20 years under Putin: a timeline

2014 is an important year for Afghanistan, as it marks the end of the Karzai era, with a new president slated to be elected on April 5. For the United States, 2014 marks the end of a military operation that began in Afghanistan in 2001. Afghanistan also remains an important issue for Russia, which recently commemorated the 25th anniversary of the Soviet forces’ withdrawal from that country. As Harriman Institute visiting scholar Daria Mattis points out, the upcoming elections are of critical importance to the future of the Afghan state.



The Afghan Factor

Lying at the crossroads of three strategically important geographic regions—Central Asia, South Asia, and the Middle East—Afghanistan has always been an unavoidable player in any country’s attempt to pursue its interests in the region. Russia viewed the region as a sphere of interest in the nineteenth century, when, together with Britain, it was actively engaged in the so-called Great Game. It was under the same conviction in the late 1970s that Soviet troops invaded the country and were tied down there for a decade. The United States, too, has been historically involved in the region owing to its role in energy production and transportation. Following 9/11 and the start of the “War on Terror,” Afghanistan also became a major focal point of America’s national security policy.

However, the geostrategic situation of Afghanistan has drastically changed over the past 25 years. Russia learned a bitter lesson from the 1979–1989 invasion, and today, the United States is reconsidering its own foreign policy priorities in the region: America is no longer viewed as the “world’s policeman,” and the greater Middle East is no longer the country’s top foreign policy priority. As political scientist Ian Bremmer stated in a recent talk at the Carnegie Council, “We would like to get out of there, thank you very much.”

In September 2012, the Obama administration announced that the 47,000-strong International Security Assistance Force (ISAF) would be withdrawn from Afghanistan by the end of 2014. However, negotiations surrounding the bilateral security agreement (BSA) that will govern U.S.-Afghan relations following the drawdown of U.S. troops have recently stalled. This BSA would permit the United States to keep a small residual force of about 8,000 U.S. military personnel in Afghanistan beyond 2014 to support and train local forces and conduct limited counterterrorism activities. There is still hope for a favorable resolution to these negotiations as a result of Afghanistan’s April 5 presidential elections.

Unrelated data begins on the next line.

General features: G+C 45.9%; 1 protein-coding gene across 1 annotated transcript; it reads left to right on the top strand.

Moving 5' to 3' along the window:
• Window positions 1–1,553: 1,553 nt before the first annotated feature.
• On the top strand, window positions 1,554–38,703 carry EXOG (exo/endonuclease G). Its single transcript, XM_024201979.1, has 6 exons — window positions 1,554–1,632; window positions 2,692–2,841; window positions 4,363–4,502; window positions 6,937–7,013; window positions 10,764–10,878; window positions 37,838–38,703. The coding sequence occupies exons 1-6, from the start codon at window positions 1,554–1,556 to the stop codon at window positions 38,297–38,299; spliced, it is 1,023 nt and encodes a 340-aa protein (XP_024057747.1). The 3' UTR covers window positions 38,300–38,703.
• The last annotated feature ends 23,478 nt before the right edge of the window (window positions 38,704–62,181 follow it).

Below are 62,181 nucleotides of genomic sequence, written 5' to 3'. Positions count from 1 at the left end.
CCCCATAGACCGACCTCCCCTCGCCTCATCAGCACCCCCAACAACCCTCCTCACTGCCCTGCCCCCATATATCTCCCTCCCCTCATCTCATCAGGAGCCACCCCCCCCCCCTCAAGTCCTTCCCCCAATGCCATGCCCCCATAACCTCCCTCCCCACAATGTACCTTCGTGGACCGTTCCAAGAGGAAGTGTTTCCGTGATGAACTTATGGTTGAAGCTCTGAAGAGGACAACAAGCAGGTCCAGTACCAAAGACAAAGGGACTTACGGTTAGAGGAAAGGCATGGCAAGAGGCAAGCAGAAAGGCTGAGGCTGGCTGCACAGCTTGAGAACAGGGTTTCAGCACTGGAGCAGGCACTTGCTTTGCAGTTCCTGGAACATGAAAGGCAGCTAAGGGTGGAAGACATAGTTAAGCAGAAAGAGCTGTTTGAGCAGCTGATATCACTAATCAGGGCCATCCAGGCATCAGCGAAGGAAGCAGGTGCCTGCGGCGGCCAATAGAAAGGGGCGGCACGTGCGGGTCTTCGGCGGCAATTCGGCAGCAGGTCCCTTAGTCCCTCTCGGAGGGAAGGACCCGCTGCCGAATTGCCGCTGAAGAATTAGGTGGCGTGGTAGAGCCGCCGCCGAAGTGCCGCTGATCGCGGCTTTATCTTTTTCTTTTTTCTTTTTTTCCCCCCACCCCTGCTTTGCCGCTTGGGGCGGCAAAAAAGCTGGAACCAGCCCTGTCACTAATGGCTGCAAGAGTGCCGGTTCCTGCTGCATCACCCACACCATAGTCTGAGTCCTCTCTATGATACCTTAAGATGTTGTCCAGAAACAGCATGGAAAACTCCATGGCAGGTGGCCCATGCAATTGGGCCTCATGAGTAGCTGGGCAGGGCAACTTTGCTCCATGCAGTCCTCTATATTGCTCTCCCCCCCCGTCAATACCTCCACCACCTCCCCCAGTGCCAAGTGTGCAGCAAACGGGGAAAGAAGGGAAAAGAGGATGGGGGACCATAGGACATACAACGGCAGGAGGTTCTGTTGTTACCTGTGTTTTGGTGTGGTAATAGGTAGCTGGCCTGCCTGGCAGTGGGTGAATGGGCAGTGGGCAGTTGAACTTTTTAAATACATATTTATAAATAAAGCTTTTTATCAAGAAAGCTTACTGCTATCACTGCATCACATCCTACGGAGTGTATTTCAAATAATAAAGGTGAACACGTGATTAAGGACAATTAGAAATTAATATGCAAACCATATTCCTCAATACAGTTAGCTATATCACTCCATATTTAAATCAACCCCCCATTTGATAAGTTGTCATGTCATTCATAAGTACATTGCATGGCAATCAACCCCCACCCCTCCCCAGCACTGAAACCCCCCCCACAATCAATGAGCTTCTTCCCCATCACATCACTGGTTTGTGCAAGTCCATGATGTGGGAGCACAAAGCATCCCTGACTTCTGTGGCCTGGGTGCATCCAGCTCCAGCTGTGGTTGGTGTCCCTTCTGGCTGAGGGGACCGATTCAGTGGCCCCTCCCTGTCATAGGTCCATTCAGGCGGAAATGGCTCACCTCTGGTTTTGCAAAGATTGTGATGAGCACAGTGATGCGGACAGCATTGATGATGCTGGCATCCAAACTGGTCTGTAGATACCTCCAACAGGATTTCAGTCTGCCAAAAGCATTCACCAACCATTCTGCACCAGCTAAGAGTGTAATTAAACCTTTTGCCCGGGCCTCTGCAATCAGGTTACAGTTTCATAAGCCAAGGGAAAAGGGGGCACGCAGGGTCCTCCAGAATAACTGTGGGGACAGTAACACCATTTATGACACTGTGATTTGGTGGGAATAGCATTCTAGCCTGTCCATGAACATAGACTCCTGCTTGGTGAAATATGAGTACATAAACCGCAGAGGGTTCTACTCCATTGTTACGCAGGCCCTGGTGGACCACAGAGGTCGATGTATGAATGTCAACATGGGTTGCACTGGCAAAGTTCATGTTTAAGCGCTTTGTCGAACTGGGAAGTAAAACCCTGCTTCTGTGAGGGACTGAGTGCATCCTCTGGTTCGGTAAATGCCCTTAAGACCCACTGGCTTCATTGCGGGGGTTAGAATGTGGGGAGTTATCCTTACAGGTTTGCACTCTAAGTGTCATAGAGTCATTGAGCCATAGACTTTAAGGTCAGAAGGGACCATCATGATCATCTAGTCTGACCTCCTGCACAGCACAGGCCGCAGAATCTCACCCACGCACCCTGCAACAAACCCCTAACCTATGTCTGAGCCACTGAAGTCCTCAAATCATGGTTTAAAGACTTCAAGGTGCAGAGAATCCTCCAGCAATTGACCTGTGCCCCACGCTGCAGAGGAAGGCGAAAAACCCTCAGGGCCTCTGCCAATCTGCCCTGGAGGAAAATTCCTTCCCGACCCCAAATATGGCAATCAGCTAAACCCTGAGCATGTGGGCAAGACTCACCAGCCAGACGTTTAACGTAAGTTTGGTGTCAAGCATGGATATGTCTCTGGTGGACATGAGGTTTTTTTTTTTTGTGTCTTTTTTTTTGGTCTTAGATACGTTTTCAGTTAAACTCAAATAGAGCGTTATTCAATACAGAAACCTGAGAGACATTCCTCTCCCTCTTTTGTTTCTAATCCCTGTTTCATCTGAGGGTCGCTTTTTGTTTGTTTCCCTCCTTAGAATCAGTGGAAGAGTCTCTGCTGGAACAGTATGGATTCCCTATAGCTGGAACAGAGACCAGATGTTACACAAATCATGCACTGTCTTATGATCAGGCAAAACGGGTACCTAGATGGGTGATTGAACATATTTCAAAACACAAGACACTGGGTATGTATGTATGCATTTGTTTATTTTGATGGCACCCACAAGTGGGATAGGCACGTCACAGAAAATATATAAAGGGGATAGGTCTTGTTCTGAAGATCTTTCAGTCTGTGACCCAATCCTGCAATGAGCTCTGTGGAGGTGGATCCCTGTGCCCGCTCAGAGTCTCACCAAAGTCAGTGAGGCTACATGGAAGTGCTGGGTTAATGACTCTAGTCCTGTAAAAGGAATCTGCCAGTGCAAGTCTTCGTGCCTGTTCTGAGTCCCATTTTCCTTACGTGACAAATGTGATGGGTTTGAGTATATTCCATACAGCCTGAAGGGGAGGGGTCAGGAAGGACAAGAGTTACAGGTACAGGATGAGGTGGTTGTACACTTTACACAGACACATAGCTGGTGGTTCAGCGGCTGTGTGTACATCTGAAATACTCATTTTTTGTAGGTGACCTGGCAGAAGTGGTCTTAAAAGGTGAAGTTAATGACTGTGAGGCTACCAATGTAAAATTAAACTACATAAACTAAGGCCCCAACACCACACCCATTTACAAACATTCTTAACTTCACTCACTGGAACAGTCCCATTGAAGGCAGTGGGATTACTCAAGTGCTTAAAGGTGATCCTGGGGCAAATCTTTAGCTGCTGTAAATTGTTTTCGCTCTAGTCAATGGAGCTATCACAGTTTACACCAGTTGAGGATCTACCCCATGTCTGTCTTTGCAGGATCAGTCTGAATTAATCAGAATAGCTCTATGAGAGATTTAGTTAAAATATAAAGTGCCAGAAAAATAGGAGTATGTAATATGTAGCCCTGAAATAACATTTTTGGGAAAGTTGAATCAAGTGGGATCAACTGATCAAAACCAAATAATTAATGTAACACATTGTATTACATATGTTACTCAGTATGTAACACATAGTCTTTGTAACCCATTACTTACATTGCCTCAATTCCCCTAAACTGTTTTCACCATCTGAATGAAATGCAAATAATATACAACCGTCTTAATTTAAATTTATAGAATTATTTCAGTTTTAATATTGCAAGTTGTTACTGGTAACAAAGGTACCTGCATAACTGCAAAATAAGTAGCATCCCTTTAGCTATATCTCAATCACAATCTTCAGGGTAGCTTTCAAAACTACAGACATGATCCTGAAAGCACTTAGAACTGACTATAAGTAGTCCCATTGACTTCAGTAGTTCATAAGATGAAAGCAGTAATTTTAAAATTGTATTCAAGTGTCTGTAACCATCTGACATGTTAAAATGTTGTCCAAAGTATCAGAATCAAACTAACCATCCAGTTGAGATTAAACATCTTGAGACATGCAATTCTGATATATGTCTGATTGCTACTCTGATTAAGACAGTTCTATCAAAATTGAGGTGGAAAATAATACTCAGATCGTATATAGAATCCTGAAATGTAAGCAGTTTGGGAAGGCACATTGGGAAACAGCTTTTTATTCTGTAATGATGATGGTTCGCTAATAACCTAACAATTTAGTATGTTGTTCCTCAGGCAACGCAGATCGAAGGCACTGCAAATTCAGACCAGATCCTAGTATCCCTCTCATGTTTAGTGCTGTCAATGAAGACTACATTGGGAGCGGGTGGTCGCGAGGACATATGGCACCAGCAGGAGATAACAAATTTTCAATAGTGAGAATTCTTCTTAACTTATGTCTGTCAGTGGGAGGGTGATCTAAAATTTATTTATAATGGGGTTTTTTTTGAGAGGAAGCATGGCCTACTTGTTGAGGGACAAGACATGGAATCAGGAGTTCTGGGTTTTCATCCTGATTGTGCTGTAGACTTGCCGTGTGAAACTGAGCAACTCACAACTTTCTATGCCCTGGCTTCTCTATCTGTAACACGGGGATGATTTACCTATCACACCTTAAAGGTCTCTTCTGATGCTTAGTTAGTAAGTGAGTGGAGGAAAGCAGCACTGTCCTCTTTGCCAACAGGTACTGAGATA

Russia’s reaction to the U.S. and NATO military presence in the region over the past decade has been rather ambivalent. On one hand, Moscow welcomed the post-9/11 global War on Terror and the intervention of American forces in Afghanistan as a way to increase the legitimacy of its own “war on terrorism” in the North Caucasus, where it had for many years been waging a brutal counterinsurgency battle against Chechen Islamists and extremist groups. On the other hand, Moscow has grown increasingly concerned that the ever-expanding Western security presence in Afghanistan is ultimately an attempt to keep Russia “in check” in Central Asia.

After the United States announced its withdrawal plan, Russian officials expressed deep concerns about such a “hasty decision”. Russian officials believe that the presence of the numerous well-trained and well-equipped NATO forces in the country has been a key factor in deterring a full-scale bloody conflict. If Afghanistan had a stable political environment, it could potentially serve as a bulwark to protect Russia’s southern borders from drug trafficking and Islamic extremism.


The Debate in Washington

American experts on Afghanistan both in and out of the government have different outlooks on the situation. U.S. commanders in the field and officials at the Pentagon are largely opposed to a hasty departure of troops, fearing a resurgence of the Taliban and a rapid descent of the country into chaos. Government officials, on the contrary, argue that the American combat mission has been successfully completed in the sense that it contributed to the formation of a credible and self-sustained Afghan army and decreased al-Qaeda’s chances of “reestablish[ing] a foothold in the country where the Sept. 11 attacks were plotted”.